The Roots of Violence

Archaeology magazine, a publication of the Archaeological Institute of America, in its January/February 2022 issue has an article on violence titled “The Roots of Violence” written by Andrew Curry.

Skeletons found at Jebel Sahaba
Northern Sudan
Photo Courtesy of the Wendorf Archives
of the British Museum

The article deals with the discover of the remains of 61 men, women, and children found at a cemetery called Jebel Sahara located on the Upper Nile Valley. According to the archaeologists, the remains are 13,400 years old. Below is an excerpt from the article:

In the early 1960s, archaeologists from around the world descended on the Upper Nile Valley. They were scrambling to excavate ahead of the construction of the Aswan High Dam, which would submerge dozens of archaeological sites, including a 13,400-year-old cemetery called Jebel Sahaba, by the decade’s end. The cemetery, in what is now northern Sudan, was found to contain the skeletons of 61 men, women, and children.

While excavating their remains, the late archaeologist Fred Wendorf of Southern Methodist University noticed unmistakable signs of violence-broken bones, smashed skulls, and stone projectiles embedded in the people’s bones or lying near their bodies. He concluded that they were victims of a battle or massacre.

At the time, the idea of organized warfare in the distant past was revolutionary. “Prevailing archaeological doctrine in the peace-and-love era of the 1960s held that war and violence were modern inventions,” says Christopher Knüsel, a physical anthropologist at the University of Bordeaux. “There was a long period when archaeologists said warfare didn’t happen in prehistory.”

For decades after their discovery, scholars pointed to the skeletons of Jebel Sahaba as the earliest evidence of violence, and even warfare, in deep prehistory. But at the time of the dig, the science of physical anthropology-the investigation of human bones for clues to how people lived and died-was in its infancy, and no comprehensive analysis of the remains was undertaken.

Fifty years after the original excavation, in 2014, Isabelle Crevecoeur, an archaeologist with the French National Center for Scientific Research, began investigating the causes of the millennia-long shift from hunting and gathering to herding and farming in the Nile Valley. She thought one way to shed light on this question might be to reexamine the bones from Jebel Sahaba, now housed in the British Museum

The team’s findings suggest that the cemetery wasn’t a mass grave resulting from a single battle, but something perhaps grimmer: evidence of decades of continual violence among neighboring groups in the form of frequent raids, sneak attacks, and ambushes. Crevecoeur identified numerous skeletons with both healed and unhealed wounds-people who had survived one violent encounter, only to be slain months or years later.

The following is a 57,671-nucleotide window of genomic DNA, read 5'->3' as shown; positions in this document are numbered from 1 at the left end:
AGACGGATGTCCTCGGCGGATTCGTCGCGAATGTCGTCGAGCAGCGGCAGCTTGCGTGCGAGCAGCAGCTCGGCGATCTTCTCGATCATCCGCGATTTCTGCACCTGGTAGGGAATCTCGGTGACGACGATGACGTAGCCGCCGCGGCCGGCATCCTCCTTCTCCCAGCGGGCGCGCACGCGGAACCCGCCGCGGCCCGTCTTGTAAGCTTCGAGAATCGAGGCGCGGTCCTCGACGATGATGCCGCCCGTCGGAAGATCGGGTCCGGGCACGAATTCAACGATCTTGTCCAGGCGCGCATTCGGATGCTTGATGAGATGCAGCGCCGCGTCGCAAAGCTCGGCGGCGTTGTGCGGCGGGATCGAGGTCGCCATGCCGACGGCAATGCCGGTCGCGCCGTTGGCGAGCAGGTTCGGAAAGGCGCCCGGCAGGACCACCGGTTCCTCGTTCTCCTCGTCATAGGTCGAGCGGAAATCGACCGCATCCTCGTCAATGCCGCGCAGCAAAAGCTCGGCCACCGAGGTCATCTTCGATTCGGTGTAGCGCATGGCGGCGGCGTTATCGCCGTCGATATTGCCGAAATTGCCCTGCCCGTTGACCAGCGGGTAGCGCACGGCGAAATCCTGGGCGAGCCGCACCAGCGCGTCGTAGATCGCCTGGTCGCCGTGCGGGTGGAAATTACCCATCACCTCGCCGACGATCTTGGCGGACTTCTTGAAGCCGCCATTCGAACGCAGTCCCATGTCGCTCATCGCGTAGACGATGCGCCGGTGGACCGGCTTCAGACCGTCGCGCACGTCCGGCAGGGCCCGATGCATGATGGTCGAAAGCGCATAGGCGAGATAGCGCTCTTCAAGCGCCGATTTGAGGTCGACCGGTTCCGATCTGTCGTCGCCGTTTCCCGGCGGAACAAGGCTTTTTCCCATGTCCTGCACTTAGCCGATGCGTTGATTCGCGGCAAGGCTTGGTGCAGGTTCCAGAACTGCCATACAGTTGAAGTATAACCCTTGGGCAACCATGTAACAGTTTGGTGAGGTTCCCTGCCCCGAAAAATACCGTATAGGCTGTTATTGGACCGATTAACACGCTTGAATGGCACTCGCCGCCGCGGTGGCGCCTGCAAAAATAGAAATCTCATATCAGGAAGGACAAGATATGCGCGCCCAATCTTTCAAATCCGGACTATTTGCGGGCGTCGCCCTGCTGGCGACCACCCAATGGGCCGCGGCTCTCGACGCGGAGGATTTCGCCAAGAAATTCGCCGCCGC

On a battlefield, the dead are mostly people in the prime of their lives-for example, young men defending their village. But the Jebel Sahaba skeletons belong mostly to the very young and very old. Crevecoeur suggests that young, healthy people are absent because they would have been more likely to survive an ambush, escape an attack, or recover from their wounds. Equally grim are the individual wounds, including fractured hands and forearms perhaps incurred as people died trying to ward off blows. Some skeletons have evidence of arrow strikes and blows to their backs, as though the people had been struck down while attempting to flee.

You can read the entire article on “The Roots of Violence” by visiting Archaeology online.

Notice the statement by Knüsel: “Prevailing archaeological doctrine in the peace-and-love era of the 1960s held that war and violence were modern inventions.”

Human violence goes back to the beginning of civilization. According to the Bible, the first act of human violence was Cain’s murder of his brother Abel. My book Divine Violence and the Character of God deals with the problem of human violence and divine violence. In the book I have an extended discussion of Cain’s violence against his brother. I also I try to show that human violence begets divine violence.

Divine Violence and the Character of God was published on February 1, 2022. The book deals with God’s violent acts in the Old Testament in light of God’s character as a gracious and merciful God. You can order a  copy of the book at a 40% discount.

NOTE: For other articles on archaeology, archaeological discoveries, and how they relate to the Bible, read my post Can Archaeology Prove the Bible?.

Claude Mariottini
Emeritus Professor of Old Testament
Northern Baptist Seminary

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